,

14.

Dong T, Shi J, Jiang CZ, Feng Y, Cao Y, Wang Q. A short-term carbon dioxide treatment inhibits the browning of fresh-cut burdock. Postharvest Biol Technol, 110, 96-102 (2015)

15.

Giovanelli G, Lavelli V, Peri C, Nobili S. Variation in antioxidant components of tomato during vine and post-harvest ripening. J Sci Food Agric, 79, 1583-1588 (1999)

16.

Harker FR, Elgar HJ, Watkins CB, Jackson PJ, Hallett IC Physical and mechanical changes in strawberry fruit after high carbon dioxide treatments. Postharvest Biol Technol, 19, 139-146 (2000)

17.

Hodges DM, Lester GE, Munro KD, Toivonen PMA. Oxidative stress: Importance for postharvest quality. HortScience, 39, 924-929 (2004)

18.

Javanmardi J, Kubota C. Variation of lycopene, antioxidant activity, total soluble solids and weight loss of tomato during postharvest storage. Postharvest Biol Technol, 41, 151-155 (2006)

19.

Klee HJ, Giovannoni JJ. Genetics and control of tomato fruit ripening and quality attributes. Annu Rev Genet, 45, 41-59 (2011)
,

20.

Lee S, Do SG, Kim SY, Kim J, Jin Y, Lee CH. Mass spectrometry-based metabolite profiling and antioxidant activity of Aloe vera (Aloe barbadensis Miller) in different growth stages. J Agric Food Chem, 60, 11222-11228 (2012)
,

21.

Li XW, Jin P, Wang J, Zhu X, Yang HY, Zheng YH. 1-Methylcyclopropene delays postharvest ripening and reduces decay in hami melon. J Food Qual, 34, 119-125 (2011)

22.

Liu C, Jahangir MM, Ying T. Alleviation of chilling injury in postharvest tomato fruit by preconditioning with ultraviolet irradiation. J Sci Food Agric, 92, 3016-3022 (2012)
,

23.

Luengwilai K, Beckles DM, Saltveit ME. Chilling-injury of harvested tomato (Solanum lycopersicum L.) cv. Micro-Tom fruit is reduced by temperature pre-treatments. Postharvest Biol Technol, 63, 123-128 (2012)
,

24.

Ma Y, Li P, Watkins CB, Ye N, Jing N, Ma H, Zhang T. Chlorine dioxide and sodium diacetate treatments in controlled atmospheres retard mold incidence and maintain quality of fresh walnuts during cold storage. Postharvest Biol Technol, 161, 111063 (2020)

25.

Majidi H, Minaei S, Almassi M, Mostofi Y. Tomato quality in controlled atmosphere storage, modified atmosphere packaging and cold storage. J Food Sci Technol, 51, 2155-2161 (2012)
, ,

26.

Maldonado R, Molina-Garcia AD, Sanchez-Ballesta MT, Escribano MI, Merodio C. High CO2 atmosphere modulating the phenolic response associated with cell adhesion and hardening of Annona cherimola fruit stored at chilling temperature. J Agric Food Chem, 50, 7564-7569 (2002)
,

27.

Mutari A, Debbie R. The effects of postharvest handling and storage temperature on the quality and shelf of tomato. Afr J Food Sci, 5, 340-348 (2011)

28.

Olanya OM, Annous BA, Taylor J. Effects of Pseudomonas chlororaphis and gaseous chlorine dioxide on the survival of Salmonella enterica on tomatoes. Int J Food Sci Technol, 50, 1102-1108 (2015)

29.

Park MH, Sangwanangkul P, Choi JW. Reduced chilling injury and delayed fruit ripening in tomatoes with modified atmosphere and humidity packaging. Sci Hortic, 231, 66-72 (2018)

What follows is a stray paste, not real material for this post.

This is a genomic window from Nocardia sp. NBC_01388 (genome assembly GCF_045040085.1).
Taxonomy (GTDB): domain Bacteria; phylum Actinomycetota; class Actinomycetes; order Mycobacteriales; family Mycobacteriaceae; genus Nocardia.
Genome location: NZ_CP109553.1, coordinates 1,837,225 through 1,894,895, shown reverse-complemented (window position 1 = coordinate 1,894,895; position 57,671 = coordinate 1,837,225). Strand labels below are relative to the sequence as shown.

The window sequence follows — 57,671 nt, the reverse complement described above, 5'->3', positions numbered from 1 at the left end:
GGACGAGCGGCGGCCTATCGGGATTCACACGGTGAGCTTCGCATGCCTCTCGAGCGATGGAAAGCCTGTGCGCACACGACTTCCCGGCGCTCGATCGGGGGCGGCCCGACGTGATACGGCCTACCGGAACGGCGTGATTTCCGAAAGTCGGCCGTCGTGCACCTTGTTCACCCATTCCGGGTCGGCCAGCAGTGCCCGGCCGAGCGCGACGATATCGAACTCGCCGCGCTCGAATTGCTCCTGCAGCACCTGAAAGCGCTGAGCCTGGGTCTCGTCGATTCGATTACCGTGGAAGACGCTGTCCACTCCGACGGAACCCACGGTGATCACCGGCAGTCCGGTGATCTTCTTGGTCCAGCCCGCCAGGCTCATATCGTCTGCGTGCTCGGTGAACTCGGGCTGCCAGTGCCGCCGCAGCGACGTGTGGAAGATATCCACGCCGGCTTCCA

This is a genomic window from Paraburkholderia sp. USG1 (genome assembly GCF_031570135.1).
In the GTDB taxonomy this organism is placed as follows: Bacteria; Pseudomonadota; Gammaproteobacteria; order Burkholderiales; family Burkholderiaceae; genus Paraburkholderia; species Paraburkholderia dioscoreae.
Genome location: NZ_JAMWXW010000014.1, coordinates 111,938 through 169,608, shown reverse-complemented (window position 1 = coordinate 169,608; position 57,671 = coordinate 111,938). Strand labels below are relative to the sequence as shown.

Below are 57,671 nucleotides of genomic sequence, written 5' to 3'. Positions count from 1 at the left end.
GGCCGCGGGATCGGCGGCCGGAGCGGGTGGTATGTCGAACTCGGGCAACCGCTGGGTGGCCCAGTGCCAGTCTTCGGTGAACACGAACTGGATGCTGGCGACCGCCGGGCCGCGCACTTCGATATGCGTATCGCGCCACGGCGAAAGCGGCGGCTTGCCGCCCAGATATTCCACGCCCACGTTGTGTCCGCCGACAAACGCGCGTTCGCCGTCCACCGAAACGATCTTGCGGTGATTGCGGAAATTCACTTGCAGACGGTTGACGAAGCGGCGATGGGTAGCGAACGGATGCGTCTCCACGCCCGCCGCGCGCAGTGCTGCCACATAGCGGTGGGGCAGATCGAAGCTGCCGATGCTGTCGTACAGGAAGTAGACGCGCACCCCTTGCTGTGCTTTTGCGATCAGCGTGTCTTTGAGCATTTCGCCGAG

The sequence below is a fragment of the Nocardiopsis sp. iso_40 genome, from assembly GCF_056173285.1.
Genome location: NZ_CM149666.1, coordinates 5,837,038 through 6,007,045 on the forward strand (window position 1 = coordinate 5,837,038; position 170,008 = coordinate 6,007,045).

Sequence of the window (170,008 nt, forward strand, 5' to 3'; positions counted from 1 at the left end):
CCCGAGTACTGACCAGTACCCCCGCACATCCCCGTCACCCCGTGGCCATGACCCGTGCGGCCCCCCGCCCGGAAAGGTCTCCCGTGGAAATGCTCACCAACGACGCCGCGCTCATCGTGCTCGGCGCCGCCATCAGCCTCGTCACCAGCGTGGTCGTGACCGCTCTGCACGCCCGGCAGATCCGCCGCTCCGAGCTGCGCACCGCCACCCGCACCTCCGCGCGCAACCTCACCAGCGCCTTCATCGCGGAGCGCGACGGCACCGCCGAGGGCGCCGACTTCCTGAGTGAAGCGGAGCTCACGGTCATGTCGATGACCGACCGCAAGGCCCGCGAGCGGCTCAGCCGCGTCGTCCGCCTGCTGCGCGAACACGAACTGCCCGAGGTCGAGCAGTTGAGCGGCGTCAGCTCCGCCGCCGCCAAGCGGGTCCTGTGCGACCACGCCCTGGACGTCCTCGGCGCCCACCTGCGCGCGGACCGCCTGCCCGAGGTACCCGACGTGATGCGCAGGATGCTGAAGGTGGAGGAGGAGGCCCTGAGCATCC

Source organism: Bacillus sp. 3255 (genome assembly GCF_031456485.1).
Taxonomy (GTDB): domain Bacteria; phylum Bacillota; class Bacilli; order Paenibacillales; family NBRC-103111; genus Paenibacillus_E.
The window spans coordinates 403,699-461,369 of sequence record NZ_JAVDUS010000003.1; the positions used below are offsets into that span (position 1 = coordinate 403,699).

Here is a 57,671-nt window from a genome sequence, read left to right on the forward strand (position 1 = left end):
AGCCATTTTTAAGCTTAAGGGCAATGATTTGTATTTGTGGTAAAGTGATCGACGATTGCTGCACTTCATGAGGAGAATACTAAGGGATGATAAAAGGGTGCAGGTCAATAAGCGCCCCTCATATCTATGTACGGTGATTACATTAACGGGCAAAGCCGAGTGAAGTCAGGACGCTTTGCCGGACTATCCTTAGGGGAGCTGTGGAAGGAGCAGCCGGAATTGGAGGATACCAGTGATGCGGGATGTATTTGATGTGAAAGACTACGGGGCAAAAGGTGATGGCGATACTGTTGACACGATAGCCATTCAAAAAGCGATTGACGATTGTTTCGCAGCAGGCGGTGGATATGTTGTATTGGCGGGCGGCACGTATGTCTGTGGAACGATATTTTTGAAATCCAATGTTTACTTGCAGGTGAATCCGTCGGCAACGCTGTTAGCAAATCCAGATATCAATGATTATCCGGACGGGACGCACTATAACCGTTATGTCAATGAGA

30.

Park SH, Kim WJ, Kang DH. Effect of relative humidity on inactivation of foodborne pathogens using chlorine dioxide gas and its residues on tomatoes. Lett Appl Microbiol, 67, 154-160 (2018)
,

31.

Rai AC, Singh M, Shah K. Engineering drought tolerant tomato plants over-expressing BcZAT12 gene encoding a C2H2 zinc finger transcription factor. Phytochemistry, 85, 44-50 (2013)
,

32.

Sadeghi K, Kasi G, Ketsuk P, Thanakkasaranee S, Khan SB, Seo J. A polymeric chlorine dioxide self-releasing sheet to prolong postharvest life of cherry tomatoes. Postharvest Biol Technol, 161, 111040 (2020)

33.

Sangwanangkul P, Bae YS, Lee JS, Choi HJ, Choi JW, Park MH. Short-term pretreatment with high CO2 alters organic acids and improves cherry tomato quality during storage. Hortic Environ Biotechnol, 58, 127-135 (2017)

34.

Sozzi GO, Trinchero GD, Fraschina AA. Controlled-atmosphere storage of tomato fruit: low oxygen or elevated carbon dioxide levels alter galactosidase activity and inhibit exogenous ethylene action. J Sci Food Agric, 79, 1065-1070 (1999)

35.

Tano K, Oule MK, Doyon G, Lencki RW, Arul J. Comparative evaluation of the effect of storage temperature fluctuation on modified atmosphere packages of selected fruit and vegetables. Postharvest Biol Technol, 46, 212-221 (2007)

36.

Toor RK, Savage GP. Changes in major antioxidant components of tomatoes during post-harvest storage. Food Chem, 99, 724-727 (2006)

37.

Trinetta V, Morgan MT, Linton RH. Use of high-concentration-short-time chlorine dioxide gas treatments for the inactivation of Salmonella enterica spp. inoculated onto Roma tomatoes. Food Microbiol, 27, 1009-1015 (2010)
,

38.

Vazquez-Hernandez M, Navarro S, Sanchez-Ballesta MT, Merodio C, Escribano MI. Short-term high CO2 treatment reduces water loss and decay by modulating defense proteins and organic osmolytes in Cardinal table grape after cold storage and shelf-life. Sci Hortic, 234, 27-35 (2018)

39.

Wang Y, Wang B, Li L. Keeping quality of tomato fruit by high electrostatic field pretreatment during storage. J Sci Food Agric, 88, 464-470 (2008)

40.

Zhang J, Cheng D, Wang B, Khan I, Ni Y. Ethylene control technologies in extending the postharvest shelf life of climacteric fruit. J Agric Food Chem, 65, 7308-7319 (2017)
,